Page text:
We may be seeing the beginnings of a full-blown campus revolution. Not a revolution based on actual oppression, but a revolution stemming from perceived oppression and a desire to attain victimhood status.
The seeds of the revolution sprouted in full force this week, with protests at Yale and the University of Missouri. At Mizzou, students began protesting alleged incidents of racism. In addition to whatever true allegations there might be, false ones have contributed to the mass hysteria, as when Mizzou's student president was forced to retract a Facebook post informing students that the Ku Klux Klan was on campus.
The questionable accusations led to the university's president and chancellor resigning. Their crimes? Not showing sufficient faith in allegations that might or might not be true. Also for not making a bigger deal out of the shooting death of Michael Brown, which occurred last August and two hours away in Ferguson.
The situation has become so bad that it appears a popular professor has resigned after coming under fire because he failed to cancel an exam amid the hysteria.
Yale's outrage may be even more juvenile. Students at the elite Ivy League school began protesting over a professor's email about not being so uptight about Halloween costumes. "If you don't like a costume someone is wearing, look away, or tell them you are offended. Talk to each other," the email said. "Free speech and the ability to tolerate offence are the hallmarks of a free and open society."
For this, the faculty member whose wife wrote it was surrounded by screaming students.
Following the email outrage — which wasn't about actually offensive Halloween costumes, but the potential for offensive Halloween costumes —accusations of racism began flying. One student claimed in a Facebook post that a fraternity party she tried to attend was "white girls only." She later told the Daily Beast a different story. Other people who attended the party said there were black students in attendance, and that they had heard "numerous accounts" of a woman being turned away who then claimed: "It's because I'm black, isn't it?"
These disputed incidents have led to protests on college campuses — and they're spreading. Students at Ithaca College in New York are now calling for their president to resign for not adequately responding (in the protesters' minds) to allegations of racism. Students at Vanderbilt are calling for the resignation of a professor they claimed made "hateful" remarks toward Islam.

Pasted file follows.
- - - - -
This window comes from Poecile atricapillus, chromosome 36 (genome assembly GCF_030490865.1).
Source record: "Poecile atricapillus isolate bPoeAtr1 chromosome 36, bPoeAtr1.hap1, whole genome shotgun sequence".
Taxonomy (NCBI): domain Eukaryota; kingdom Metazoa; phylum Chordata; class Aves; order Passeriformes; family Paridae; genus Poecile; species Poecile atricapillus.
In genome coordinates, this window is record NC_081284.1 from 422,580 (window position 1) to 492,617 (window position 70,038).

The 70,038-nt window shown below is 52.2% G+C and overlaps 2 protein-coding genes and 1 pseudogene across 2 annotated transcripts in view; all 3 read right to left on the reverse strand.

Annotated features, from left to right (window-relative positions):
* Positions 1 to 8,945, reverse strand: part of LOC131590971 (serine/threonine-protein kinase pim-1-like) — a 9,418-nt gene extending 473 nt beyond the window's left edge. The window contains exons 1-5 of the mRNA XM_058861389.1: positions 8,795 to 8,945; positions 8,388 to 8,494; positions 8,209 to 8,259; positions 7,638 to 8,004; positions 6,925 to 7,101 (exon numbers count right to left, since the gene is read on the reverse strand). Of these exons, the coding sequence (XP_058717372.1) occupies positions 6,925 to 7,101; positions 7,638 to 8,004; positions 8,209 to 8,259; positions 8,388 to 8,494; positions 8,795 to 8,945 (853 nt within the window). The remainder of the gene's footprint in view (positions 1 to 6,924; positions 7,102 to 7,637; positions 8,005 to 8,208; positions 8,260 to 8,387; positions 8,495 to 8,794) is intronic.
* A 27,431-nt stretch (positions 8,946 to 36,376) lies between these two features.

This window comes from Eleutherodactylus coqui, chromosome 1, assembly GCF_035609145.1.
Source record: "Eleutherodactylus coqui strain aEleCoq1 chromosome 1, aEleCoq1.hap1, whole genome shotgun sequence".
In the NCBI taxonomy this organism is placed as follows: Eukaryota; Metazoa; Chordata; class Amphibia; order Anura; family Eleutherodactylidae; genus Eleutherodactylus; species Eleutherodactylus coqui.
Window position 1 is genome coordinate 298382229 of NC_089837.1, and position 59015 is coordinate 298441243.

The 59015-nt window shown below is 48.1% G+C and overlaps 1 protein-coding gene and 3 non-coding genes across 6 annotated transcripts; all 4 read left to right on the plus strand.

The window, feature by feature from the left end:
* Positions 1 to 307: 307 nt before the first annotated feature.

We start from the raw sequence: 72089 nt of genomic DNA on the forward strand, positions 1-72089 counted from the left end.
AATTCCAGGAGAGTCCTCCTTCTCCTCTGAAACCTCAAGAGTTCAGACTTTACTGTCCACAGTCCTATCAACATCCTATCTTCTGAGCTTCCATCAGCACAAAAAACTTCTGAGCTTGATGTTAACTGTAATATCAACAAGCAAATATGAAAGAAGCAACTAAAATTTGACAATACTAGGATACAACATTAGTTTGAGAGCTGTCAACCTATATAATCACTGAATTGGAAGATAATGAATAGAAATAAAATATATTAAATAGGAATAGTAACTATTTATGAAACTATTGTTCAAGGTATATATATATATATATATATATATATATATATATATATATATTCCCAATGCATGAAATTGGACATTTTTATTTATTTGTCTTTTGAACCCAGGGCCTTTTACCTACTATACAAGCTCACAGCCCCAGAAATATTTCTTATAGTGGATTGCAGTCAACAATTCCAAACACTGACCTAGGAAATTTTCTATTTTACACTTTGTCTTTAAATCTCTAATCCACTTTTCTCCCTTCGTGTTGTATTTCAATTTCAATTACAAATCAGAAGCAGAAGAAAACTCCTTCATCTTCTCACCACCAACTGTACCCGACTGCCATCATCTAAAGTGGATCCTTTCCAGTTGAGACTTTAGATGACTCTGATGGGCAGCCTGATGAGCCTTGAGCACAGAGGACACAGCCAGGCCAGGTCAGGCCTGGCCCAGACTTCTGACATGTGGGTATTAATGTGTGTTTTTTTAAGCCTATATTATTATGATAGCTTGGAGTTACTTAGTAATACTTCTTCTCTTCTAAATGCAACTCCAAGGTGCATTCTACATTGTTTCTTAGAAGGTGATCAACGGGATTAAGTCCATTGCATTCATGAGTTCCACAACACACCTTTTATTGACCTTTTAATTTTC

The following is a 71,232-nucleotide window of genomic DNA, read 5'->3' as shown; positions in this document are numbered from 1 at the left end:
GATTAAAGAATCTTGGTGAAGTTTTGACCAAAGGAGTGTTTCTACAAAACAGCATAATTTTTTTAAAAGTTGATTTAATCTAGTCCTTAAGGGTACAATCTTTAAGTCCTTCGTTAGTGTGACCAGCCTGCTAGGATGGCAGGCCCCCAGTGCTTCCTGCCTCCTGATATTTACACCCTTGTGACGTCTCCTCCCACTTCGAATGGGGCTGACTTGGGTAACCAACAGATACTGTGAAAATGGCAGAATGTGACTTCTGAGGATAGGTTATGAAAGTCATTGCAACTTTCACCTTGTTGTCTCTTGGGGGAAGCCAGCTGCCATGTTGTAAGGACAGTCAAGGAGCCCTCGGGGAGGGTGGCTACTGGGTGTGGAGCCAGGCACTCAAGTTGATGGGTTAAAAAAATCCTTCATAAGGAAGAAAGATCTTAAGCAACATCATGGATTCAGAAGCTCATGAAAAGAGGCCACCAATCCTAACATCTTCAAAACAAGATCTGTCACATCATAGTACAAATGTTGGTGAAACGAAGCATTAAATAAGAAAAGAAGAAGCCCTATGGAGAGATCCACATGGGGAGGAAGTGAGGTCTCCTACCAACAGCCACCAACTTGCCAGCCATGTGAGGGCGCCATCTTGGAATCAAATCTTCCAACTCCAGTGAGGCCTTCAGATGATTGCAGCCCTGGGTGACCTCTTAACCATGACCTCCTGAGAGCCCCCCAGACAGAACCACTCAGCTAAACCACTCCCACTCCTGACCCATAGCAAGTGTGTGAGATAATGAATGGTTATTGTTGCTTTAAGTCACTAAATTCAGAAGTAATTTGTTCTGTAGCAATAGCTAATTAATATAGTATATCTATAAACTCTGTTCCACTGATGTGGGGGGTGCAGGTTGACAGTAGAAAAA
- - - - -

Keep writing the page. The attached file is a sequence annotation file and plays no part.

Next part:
Protests sparked by hoaxes and questionable accusations are nothing new to college campuses. Several years ago, female students were demanding action for alleged incidents of sexual assault. To this day, they file lawsuits against schools that don't respond to their accusations in ways they deem appropriate (i.e., immediately expel accused students based on a shaky accusation).
The students currently protesting over alleged racial discrimination may find similar recourse through Title VI, which bans discrimination on the basis of race, color and national origin. It's basically Title IX, but for race.
Seeing as how Title IX was warped to define sex between two students as sexual discrimination (even when both parties are of the same sex), and that said supposed discrimination leads to a hostile learning environment; it's not difficult to see how a alleged racial discrimination could be seen as an equally hostile learning environment. And just as a university inadequately (in the eyes of the accusers) responding to sexual assault accusations became grounds for federal investigations, so too could similar accusations made against schools for being indifferent toward questionable claims that something racially offensive occurred or was said.
When schools are inevitably forced to respond due to federal pressure, due process protections for anyone accused will go out the window. Hate crimes, like sexual assault, will be turned into mere disciplinary matters.
College students today, upon learning about systemic oppression of the past, are looking for a way to create their own movement, to belong to something bigger than themselves so that they can look back someday and say they were a part of something. The problem for them is, the sexual and racial discrimination of the '50s and '60s no longer exists, so they have to invent or exaggerate claims in order to make it seem as if problems are widespread.
I don't mean to suggest that sexual or racial discrimination and violence never happen — they absolutely do. But when so many instances lack evidence or are later exposed as hoaxes designed to "raise awareness," it's hard to believe the problem is really as widespread as activists claim.
Expect more schools to follow in Yale and Mizzou's footsteps, to the detriment of innocent students everywhere.